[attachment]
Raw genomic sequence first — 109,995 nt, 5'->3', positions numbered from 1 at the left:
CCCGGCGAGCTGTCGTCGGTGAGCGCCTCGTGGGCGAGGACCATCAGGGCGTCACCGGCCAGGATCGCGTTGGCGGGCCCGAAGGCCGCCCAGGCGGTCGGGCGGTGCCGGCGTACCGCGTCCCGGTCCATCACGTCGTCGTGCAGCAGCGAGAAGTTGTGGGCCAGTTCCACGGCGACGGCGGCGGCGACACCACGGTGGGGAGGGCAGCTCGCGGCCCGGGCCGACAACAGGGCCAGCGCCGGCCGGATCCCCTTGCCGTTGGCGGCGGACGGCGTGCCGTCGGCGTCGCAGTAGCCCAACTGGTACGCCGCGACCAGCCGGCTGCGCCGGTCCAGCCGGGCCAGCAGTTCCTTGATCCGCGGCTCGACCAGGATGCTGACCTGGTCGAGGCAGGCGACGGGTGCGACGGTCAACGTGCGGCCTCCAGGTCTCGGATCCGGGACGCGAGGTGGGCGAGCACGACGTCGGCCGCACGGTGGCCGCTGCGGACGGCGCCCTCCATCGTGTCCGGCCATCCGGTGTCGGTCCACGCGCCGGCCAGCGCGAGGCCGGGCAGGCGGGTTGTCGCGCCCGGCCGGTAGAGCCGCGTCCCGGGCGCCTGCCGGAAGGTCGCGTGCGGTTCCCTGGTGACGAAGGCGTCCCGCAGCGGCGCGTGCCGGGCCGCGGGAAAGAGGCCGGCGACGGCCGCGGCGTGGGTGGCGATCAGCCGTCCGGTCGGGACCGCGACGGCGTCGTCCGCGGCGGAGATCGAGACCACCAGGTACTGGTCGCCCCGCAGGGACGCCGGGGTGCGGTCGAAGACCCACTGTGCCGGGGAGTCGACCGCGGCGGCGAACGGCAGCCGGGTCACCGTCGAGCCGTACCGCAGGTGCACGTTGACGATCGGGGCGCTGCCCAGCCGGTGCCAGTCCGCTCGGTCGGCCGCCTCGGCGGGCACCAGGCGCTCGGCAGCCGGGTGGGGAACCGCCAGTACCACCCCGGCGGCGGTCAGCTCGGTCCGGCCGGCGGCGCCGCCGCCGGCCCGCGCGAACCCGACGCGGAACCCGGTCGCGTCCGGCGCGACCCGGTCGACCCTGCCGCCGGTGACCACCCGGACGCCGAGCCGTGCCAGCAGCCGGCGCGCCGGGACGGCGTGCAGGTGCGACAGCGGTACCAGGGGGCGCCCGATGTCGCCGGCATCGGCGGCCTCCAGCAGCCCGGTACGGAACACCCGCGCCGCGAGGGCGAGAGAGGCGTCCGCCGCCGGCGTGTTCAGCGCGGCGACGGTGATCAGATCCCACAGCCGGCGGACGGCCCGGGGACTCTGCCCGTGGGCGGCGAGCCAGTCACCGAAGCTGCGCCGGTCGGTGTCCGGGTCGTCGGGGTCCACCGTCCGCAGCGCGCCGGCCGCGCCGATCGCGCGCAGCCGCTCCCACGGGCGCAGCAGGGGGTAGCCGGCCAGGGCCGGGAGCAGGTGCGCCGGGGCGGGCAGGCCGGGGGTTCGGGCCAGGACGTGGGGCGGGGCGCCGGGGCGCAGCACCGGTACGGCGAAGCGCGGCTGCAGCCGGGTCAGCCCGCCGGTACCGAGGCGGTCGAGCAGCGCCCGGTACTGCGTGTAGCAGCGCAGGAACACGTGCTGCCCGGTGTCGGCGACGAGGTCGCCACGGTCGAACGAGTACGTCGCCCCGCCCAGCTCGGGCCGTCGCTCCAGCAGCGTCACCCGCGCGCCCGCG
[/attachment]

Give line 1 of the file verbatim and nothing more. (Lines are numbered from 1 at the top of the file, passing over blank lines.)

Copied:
Raw genomic sequence first — 109,995 nt, 5'->3', positions numbered from 1 at the left: